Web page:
Differences in Speed and Power Capacities Between Female National College Team and National Olympic Team Handball Athletes

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Lucas A. Pereira, Cesar C. Cal Abad, Ronaldo Kobal, Katia Kitamura, Rita C. Orsi, Rodrigo Ramirez-Campillo, Irineu Loturco

The aim of this study was to compare and examine differences in several neuromuscular assessments between female national Olympic team (Rio-2016) and national college team handball players (2015-Gwangju Summer Universiade). Twenty-eight elite female handball players of the national Brazilian Olympic (n = 12) and college (n = 16) teams participated in this study. The Olympic and college athletes performed the following speed-power tests assessing mean propulsive power (MPP) in loaded jump squat (JS) and bench press (BP) exercises, unloaded squat and countermovement jumps (SJ and CMJ), sprint performance over 5-, 10-, and 20-m, and change of direction ability in a standard Zig-zag test and a T-Test. The differences between Olympic and college team performances in all variables were analyzed using the magnitude-based inference. The Olympic group presented likely higher performances in the SJ, CMJ, and MPP JS and very likely higher performances in the MPP BP and T-Test than the college group. The differences in the linear sprint velocity in 5-, 10-, and 20-m tests as well as in the Zig-zag test were all rated as unclear. These findings may have substantial implications for the development of effective strength-power training and testing strategies in elite handball. In addition, coaches and researchers can use these data to create efficient talent identification programs for youth handball players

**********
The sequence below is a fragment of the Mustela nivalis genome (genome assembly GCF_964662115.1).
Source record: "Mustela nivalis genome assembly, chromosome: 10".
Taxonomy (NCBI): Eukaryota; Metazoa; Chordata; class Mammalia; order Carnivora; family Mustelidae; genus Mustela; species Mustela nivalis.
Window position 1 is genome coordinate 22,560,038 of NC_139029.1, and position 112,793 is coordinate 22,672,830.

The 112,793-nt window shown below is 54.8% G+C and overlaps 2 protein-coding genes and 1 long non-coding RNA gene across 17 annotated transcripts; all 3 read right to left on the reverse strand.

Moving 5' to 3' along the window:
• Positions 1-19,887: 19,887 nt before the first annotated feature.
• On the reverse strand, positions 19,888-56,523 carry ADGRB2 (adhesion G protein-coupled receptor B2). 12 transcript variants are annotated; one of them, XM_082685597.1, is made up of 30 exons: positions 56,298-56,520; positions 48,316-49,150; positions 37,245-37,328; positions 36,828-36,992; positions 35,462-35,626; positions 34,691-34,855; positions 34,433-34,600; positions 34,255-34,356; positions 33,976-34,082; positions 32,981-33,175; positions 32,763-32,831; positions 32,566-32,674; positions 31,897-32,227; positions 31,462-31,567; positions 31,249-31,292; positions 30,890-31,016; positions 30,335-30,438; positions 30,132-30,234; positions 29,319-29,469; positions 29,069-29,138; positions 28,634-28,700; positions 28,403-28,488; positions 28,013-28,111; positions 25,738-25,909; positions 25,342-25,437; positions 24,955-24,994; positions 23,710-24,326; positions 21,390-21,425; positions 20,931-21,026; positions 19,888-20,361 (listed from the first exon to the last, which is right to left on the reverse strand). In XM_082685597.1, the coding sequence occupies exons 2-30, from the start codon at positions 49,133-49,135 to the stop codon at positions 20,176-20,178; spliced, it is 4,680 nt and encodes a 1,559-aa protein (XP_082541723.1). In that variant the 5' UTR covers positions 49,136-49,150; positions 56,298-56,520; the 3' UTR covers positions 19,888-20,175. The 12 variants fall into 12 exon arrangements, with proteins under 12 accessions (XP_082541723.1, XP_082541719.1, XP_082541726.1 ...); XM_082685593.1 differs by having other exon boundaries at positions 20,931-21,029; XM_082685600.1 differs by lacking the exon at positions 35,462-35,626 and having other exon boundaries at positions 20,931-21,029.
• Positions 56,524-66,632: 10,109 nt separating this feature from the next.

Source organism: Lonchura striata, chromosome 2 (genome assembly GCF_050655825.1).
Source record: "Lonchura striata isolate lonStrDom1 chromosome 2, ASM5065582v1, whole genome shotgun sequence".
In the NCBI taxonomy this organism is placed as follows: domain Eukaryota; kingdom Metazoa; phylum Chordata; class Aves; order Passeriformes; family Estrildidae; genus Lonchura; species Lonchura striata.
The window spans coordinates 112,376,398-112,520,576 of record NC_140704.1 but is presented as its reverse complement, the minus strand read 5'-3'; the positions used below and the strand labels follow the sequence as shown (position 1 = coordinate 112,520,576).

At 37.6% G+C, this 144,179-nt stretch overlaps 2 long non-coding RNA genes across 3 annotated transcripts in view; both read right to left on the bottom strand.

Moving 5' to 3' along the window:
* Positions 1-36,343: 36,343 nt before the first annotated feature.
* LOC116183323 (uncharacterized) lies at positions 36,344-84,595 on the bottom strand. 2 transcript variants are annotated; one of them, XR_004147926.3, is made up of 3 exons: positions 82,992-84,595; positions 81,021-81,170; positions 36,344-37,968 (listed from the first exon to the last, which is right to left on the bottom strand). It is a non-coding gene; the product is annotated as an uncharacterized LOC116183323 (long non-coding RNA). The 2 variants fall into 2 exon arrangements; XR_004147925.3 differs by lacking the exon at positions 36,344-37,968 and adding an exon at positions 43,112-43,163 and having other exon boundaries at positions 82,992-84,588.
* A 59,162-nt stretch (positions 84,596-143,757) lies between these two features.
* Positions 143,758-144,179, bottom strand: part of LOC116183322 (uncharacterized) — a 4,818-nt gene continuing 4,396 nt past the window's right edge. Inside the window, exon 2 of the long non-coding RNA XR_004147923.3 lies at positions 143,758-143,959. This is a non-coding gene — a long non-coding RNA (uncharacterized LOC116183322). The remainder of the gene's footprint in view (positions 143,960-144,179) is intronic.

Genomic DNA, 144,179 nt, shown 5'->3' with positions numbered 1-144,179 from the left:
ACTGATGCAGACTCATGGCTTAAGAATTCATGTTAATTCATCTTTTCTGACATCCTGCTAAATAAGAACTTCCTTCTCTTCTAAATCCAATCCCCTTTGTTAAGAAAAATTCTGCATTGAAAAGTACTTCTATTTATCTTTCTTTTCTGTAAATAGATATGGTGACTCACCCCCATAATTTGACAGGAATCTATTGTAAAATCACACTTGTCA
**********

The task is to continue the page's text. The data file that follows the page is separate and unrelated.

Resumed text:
DOI: 10.2478/hukin-2018-0009
Key words
team-sports, physical performance, muscle power, court-sports, COD ability

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